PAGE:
- "Ferris Family Tree". Retrieved 2007-05-24. "Julia A. Lockwood, M.D., born December 2, 1837 and died November 17, 1900; buried Long Ridge Cemetery, Stamford; Married c1858 [sic] Henry D. Grindle, born November 19, 1826 and died September 14, 1902; buried with Julia; and born to them was Minnie Grindle (1862–?) who would later marry Alonzo Grey, a physician."
- possibly Grindle in the 1850 US Census for Penobscot, Maine
- Grindle in the 1870 US Census for Manhattan
- "Henry Dyer Grindle". Retrieved 2007-08-26. "20 May 1848, Penobscot, Hancock County, Maine"
- "The University Medical College". New York Times. September 11, 1868. "To the Editor of the New-York Times: I have observed with regret your strictures on the University Medical College, in your comments in "Minor Topics" on the Coroner's inquest, head at the house of Dr. Grindle, A graduate of the University. Suspected on being concerned in producing abortions. It is true that H.D. Grindle graduated at the University, but in 1867, ..."
- Albany Law Journal. p. 265. "A Mrs. Grindle was recently accused, in New York, of administering drugs with intent to procure abortion. The female apothecary appears to have acted under ..."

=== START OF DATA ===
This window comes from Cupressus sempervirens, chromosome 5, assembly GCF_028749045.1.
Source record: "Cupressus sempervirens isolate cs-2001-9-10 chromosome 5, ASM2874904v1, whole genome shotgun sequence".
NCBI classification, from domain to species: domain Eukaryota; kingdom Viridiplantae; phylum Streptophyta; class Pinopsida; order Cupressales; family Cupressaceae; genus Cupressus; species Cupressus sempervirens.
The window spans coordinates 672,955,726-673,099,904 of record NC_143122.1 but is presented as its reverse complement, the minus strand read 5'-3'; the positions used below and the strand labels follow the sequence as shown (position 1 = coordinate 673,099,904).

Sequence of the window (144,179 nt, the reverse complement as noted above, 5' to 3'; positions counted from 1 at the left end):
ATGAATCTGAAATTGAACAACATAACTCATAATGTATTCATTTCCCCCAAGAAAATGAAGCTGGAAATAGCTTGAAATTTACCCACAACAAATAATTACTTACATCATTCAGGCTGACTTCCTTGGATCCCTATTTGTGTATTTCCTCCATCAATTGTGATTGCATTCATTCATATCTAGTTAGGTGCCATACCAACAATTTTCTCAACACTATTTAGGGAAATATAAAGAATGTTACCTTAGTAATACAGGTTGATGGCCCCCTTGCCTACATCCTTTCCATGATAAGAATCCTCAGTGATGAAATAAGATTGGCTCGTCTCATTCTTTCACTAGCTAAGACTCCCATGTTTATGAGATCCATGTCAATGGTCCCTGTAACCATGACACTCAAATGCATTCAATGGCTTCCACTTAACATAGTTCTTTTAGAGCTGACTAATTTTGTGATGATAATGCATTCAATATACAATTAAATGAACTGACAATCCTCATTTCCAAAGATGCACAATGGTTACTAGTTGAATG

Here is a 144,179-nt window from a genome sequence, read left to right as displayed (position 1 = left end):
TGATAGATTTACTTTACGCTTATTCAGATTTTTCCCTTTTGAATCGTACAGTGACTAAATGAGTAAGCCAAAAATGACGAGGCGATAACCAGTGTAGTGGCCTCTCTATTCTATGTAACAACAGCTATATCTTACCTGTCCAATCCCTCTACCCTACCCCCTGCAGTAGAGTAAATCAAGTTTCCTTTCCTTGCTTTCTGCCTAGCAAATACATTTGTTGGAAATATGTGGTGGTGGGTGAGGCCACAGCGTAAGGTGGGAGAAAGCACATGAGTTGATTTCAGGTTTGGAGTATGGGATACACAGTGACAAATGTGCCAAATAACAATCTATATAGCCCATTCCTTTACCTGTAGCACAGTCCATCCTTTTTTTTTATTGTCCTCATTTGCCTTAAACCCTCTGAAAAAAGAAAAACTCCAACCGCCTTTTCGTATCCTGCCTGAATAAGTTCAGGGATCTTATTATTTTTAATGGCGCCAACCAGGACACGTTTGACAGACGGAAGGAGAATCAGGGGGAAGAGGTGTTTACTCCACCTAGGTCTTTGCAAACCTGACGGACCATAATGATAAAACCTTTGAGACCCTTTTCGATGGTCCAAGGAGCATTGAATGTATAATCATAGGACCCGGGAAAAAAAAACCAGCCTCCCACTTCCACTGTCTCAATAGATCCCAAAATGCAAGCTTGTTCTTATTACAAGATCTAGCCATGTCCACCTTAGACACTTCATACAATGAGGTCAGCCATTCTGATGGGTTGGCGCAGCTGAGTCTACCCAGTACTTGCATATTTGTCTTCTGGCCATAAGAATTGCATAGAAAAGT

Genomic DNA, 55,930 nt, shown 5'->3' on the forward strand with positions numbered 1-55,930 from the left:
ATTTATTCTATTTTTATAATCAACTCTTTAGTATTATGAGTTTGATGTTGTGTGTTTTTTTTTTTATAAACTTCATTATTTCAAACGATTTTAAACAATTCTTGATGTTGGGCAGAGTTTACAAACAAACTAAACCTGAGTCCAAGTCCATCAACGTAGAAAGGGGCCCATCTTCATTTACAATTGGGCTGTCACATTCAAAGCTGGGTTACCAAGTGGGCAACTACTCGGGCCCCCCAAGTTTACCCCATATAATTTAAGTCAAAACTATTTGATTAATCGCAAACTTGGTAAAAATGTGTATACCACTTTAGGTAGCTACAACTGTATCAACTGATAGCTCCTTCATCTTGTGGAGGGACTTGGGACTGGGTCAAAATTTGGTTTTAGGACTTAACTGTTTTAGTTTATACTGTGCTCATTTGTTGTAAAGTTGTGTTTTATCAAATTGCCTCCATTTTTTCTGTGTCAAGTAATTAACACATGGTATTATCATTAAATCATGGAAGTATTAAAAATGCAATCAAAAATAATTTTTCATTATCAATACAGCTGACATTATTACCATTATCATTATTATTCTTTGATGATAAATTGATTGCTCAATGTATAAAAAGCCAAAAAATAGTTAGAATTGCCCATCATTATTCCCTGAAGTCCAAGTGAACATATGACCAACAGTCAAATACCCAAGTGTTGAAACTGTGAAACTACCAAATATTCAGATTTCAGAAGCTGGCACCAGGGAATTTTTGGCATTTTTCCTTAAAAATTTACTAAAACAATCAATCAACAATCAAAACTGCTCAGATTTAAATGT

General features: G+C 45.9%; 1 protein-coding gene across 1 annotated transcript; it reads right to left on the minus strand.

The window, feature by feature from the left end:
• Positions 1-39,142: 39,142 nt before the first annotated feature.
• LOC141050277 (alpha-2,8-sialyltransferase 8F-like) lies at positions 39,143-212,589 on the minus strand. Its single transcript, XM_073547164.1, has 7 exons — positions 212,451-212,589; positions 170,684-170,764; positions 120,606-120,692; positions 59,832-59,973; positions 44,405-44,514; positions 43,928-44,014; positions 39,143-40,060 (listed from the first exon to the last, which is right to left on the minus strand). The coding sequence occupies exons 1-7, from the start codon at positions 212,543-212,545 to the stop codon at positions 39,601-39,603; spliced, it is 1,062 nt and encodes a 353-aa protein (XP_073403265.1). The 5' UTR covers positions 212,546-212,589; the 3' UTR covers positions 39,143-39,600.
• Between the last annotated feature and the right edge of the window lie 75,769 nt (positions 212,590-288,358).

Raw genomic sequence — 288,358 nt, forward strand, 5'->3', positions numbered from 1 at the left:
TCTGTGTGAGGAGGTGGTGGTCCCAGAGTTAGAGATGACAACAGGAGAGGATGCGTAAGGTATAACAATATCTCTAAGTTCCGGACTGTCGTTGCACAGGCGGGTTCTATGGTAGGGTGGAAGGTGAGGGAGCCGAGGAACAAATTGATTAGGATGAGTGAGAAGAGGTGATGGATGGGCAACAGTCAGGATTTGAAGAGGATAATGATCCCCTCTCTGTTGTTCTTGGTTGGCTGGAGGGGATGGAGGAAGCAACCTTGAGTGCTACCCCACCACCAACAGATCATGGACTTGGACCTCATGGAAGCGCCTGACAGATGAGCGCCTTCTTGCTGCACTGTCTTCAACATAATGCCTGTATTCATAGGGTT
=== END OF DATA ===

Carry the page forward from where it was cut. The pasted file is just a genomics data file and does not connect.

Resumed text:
- "The Long Island Mystery". Brooklyn Eagle. August 31, 1868. "Investigation by coroner Rollins of [New] York, The Father, Mother, and Brother of the Deceased Girl on the Stand. Inside View of the Private Lying-in Hospital by a Medical Student. The [Brooklyn] Eagle of Saturday last contained an account of the death of the daughter of Mr. Lattin, of Farmingdale, Long Island, who died a few days previously at the alleged lying-in asylum of Dr. Grindle, No. 6 Amity Street, New York, under alleged suspicious circumstances. An inquiry into the cause, which resulted in the death of Susannah Lattin, was commenced in New York on Saturday afternoon by Coroner Rollins, when the father, mother and brother of the deceased girl were examined and testified in substance that after the disappearance of Susannah, they learned by letter in the early part of June, that she was keeping out of way in consequence of being in a delicate position, that the landlady of the boarding house in New York, where she was stopping, had threatened to turn her out into the street unless she paid two weeks board then owing. They were unable to say by whom her ruin had been effected, but supposed it had been done by a young man employed in a Brooklyn boot and shoe store, with whom she had been keeping company. His name, her brother thought, was George Hotten, clerk in Whitehouse's shoe store in Fulton Street, Brooklyn. The same person had also stated that his sister had refused to return home on account of the condition in which she was in, and also that the author of her ruin had endeavored to persuade her to take unnatural and illegal means to do away with the proofs of their misconduct. Edward Danne, the medical student who had informed Mr. Lattin of his daughter's whereabouts and the precarious condition of her health, after staying ..."